The NFL Today
Also known asPro Football Kickoff (1961–1962)
NFL Kickoff (1962–1964)
The NFL Report (1964)
The NFL Today (1964-1974; 1975-1994; 1998-present)
The NFL on CBS (September–December 1974)
GenrePre-game show
Presented byJames Brown
Bill Cowher
Nate Burleson
Matt Ryan
J. J. Watt
Jonathan Jones
Opening themeSee NFL on CBS music
Country of originUnited States
Original languageEnglish
No. of seasons56 (through 2023 season)[1]
Production locationsCBS Broadcast Center, New York, New York
Camera setupMulti-camera
Running time15 minutes (1961–1967)
24 minutes (1967–1993)
60 minutes (1998–present)
Production companyCBS Sports
Original release
ReleaseSeptember 17, 1961 (1961-09-17) –
January 23, 1994 (1994-01-23)
ReleaseSeptember 6, 1998 (1998-09-06) –
present (present)

The NFL Today is an American football television program on CBS that serves as the pre-game show for the network's National Football League (NFL) game telecasts under the NFL on CBS brand. The program features commentary on the latest news around the NFL from its hosts and studio analysts, as well as predictions for the day's games and interviews with players and coaches. Originally debuting as Pro Football Kickoff on September 17, 1961, the program airs before all NFL games broadcast by CBS (usually on Sundays at 12:00 p.m. Eastern Time Zone), and generally runs for one hour (except for Thanksgiving and during the postseason when it is generally 30 minutes). The program's commentators also provide commentary during game updates, the halftime reports, and the postgame show on the NFL on CBS broadcasts.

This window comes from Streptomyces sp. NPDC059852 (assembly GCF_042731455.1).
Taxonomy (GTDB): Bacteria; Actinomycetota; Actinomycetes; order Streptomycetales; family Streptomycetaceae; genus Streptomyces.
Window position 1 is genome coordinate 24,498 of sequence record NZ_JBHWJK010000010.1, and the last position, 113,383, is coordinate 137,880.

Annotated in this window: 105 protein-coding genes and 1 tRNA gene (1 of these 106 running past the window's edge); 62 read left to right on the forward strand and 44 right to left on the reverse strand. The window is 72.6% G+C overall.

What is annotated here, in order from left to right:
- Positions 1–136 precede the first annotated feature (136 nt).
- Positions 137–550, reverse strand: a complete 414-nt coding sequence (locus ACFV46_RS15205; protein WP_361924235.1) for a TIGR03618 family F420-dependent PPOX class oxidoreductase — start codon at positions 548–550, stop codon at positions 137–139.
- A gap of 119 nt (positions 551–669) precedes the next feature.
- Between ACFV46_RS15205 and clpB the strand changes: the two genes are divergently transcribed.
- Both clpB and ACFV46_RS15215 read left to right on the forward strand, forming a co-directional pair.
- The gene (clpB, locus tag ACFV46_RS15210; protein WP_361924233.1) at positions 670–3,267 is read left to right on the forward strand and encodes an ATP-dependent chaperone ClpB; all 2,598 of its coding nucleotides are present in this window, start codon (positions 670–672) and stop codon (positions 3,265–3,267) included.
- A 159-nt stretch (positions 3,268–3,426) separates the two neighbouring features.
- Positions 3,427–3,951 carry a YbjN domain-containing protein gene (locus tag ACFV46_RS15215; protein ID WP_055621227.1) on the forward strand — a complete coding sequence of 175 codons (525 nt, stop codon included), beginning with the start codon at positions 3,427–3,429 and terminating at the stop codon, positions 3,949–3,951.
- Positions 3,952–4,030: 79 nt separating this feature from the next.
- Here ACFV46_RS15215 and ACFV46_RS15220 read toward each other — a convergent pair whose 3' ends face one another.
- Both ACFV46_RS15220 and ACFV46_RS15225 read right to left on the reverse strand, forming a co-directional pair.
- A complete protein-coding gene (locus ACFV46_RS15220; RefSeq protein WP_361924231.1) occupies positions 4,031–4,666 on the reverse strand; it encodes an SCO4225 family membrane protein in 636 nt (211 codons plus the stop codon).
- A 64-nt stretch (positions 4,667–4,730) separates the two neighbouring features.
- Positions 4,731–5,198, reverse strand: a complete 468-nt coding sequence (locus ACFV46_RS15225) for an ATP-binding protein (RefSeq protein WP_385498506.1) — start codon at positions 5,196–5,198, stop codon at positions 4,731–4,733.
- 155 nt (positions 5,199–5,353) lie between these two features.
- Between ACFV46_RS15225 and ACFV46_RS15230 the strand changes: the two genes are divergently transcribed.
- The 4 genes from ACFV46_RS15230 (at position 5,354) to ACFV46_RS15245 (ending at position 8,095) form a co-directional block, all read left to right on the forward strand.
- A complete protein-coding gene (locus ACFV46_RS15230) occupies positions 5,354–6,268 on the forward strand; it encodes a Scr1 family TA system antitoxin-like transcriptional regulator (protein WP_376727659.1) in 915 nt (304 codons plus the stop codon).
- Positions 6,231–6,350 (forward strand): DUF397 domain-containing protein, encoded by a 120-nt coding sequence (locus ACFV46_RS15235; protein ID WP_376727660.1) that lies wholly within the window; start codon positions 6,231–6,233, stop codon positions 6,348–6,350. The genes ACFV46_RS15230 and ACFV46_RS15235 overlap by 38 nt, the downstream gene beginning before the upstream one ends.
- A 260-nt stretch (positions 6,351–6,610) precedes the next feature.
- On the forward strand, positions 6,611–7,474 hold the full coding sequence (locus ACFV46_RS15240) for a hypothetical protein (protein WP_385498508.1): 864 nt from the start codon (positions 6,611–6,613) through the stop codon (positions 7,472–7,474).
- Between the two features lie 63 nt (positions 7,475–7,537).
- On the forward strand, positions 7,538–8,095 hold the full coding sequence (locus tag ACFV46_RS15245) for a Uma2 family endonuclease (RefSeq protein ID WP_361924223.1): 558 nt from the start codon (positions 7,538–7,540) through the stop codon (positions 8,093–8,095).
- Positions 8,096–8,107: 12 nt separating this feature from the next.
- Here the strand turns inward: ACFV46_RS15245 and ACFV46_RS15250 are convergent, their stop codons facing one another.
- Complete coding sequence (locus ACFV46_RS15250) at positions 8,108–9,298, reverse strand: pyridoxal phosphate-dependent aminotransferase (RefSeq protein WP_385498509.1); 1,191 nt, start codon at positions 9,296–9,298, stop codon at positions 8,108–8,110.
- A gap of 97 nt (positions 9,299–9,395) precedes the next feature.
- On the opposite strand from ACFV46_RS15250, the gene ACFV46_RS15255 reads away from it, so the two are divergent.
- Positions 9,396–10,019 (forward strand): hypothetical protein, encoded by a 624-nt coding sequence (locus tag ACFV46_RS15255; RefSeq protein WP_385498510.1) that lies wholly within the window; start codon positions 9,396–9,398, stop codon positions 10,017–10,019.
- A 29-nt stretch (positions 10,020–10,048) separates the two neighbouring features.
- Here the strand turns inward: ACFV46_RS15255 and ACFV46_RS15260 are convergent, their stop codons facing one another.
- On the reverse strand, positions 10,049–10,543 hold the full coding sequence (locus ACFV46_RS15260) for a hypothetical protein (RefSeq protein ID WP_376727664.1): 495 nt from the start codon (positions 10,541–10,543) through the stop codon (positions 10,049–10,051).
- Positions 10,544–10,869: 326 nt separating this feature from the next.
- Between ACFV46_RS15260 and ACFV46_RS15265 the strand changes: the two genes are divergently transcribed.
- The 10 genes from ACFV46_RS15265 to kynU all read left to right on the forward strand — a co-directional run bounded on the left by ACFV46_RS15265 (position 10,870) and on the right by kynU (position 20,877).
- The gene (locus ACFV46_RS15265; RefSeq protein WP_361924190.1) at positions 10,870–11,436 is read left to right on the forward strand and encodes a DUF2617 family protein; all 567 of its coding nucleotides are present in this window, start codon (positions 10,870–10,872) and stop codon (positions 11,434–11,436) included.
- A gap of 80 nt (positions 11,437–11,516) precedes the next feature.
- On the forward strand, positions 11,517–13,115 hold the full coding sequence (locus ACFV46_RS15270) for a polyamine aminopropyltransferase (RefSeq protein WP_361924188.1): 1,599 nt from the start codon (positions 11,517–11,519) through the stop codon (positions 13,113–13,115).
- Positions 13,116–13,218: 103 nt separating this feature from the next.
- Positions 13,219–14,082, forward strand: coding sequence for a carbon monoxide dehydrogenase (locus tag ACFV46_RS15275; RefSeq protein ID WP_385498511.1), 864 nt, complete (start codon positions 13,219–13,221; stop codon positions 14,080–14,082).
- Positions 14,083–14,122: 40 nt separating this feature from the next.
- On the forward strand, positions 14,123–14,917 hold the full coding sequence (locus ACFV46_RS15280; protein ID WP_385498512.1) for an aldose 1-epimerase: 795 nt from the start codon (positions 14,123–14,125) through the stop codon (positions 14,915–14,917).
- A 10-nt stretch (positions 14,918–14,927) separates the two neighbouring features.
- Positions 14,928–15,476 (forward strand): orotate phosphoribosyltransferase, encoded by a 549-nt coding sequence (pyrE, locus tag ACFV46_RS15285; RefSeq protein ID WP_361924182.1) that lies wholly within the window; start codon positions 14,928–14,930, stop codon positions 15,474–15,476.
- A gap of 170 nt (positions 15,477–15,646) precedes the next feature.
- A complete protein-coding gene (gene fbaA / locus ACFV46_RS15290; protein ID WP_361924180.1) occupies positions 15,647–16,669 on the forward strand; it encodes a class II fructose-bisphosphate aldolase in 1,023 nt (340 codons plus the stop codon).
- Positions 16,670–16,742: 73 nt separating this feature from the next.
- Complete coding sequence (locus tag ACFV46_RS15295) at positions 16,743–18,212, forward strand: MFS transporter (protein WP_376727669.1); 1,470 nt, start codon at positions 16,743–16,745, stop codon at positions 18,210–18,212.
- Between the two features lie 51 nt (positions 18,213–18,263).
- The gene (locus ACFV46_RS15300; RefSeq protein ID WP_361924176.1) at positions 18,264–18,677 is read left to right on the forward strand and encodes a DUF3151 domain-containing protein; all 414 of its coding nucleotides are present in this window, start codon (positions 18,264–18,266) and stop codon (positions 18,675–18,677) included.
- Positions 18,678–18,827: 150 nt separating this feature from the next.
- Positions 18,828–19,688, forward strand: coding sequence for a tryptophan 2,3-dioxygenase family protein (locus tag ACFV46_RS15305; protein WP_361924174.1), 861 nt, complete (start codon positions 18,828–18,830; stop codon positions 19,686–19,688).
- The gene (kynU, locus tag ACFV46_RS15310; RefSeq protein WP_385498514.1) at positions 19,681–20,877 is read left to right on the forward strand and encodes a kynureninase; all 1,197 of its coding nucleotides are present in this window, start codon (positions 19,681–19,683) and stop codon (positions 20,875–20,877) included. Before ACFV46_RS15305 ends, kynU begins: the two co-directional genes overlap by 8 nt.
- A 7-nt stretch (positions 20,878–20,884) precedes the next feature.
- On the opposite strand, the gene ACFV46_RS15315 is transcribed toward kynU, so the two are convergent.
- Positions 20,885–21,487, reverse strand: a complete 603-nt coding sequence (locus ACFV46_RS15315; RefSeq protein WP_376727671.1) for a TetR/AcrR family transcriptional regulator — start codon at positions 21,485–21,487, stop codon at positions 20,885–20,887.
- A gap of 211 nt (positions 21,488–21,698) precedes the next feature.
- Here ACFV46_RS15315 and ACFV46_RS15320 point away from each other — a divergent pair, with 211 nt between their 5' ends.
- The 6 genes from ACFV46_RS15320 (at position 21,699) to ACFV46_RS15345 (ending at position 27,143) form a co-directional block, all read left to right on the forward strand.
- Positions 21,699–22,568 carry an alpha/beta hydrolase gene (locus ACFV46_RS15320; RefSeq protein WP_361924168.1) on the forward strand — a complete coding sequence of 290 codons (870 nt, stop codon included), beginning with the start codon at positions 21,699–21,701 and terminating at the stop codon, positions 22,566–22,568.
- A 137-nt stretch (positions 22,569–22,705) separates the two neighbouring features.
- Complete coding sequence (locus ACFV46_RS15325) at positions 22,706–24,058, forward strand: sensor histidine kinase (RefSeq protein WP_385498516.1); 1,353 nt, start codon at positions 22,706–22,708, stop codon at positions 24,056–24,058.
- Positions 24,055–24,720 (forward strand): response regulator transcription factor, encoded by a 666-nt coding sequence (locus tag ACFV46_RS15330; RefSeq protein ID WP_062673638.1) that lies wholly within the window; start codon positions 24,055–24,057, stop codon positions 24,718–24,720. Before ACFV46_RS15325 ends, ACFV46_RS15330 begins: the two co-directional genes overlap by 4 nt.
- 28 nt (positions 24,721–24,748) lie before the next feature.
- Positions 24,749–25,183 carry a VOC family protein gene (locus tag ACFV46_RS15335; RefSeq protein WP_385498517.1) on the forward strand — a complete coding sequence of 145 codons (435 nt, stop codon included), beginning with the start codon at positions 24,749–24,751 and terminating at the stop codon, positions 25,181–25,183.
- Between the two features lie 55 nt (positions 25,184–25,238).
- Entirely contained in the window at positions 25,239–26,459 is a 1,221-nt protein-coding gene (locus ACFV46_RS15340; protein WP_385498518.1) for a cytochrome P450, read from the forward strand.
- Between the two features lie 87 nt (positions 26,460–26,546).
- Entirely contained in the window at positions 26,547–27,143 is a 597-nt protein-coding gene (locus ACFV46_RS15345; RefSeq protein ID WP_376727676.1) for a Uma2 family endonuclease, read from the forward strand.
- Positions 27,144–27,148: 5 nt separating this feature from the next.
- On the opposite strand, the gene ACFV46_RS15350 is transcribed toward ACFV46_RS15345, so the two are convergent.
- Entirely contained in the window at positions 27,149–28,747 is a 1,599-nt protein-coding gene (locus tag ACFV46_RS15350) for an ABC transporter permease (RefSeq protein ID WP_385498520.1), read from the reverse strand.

Since 2024, the crew consists of longtime sportscaster James Brown, who has served as the host of The NFL Today since 2006; former Pittsburgh Steelers head coach Bill Cowher; former Seattle Seahawks, Minnesota Vikings, and Detroit Lions wide receiver Nate Burleson; Houston Texans legend and former defensive end J. J. Watt; and Atlanta Falcons legend, 2016 MVP, and former quarterback Matt Ryan serving as analysts.

The NFL Today broadcasts from Studio 43 at the CBS Broadcast Center in New York City; however, the program will occasionally broadcast from the game site for the AFC Championship Game and the Super Bowl. The pregame telecast of the Super Bowl has sometimes been branded as The Super Bowl Today.

From 2014 to 2017, CBS partnered with the NFL Network to air selected Thursday Night Football games; the NFL GameDay crew has appeared in segments on The NFL Today for both Thursdays and Sundays (and Saturdays when applicable).

Broadcast history

Dawn of the pregame format (1961–1974)

The program began on September 17, 1961, when CBS debuted the first remote 15-minute pre-game show, the first of its kind on network sports television. Originally titled Pro Football Kickoff,[2] hosted by Johnny Lujack, the program originated from NFL stadiums around the country with a comprehensive look at the day's games. This show was succeeded in 1962 and 1963 by NFL Kickoff, with Kyle Rote serving as its host.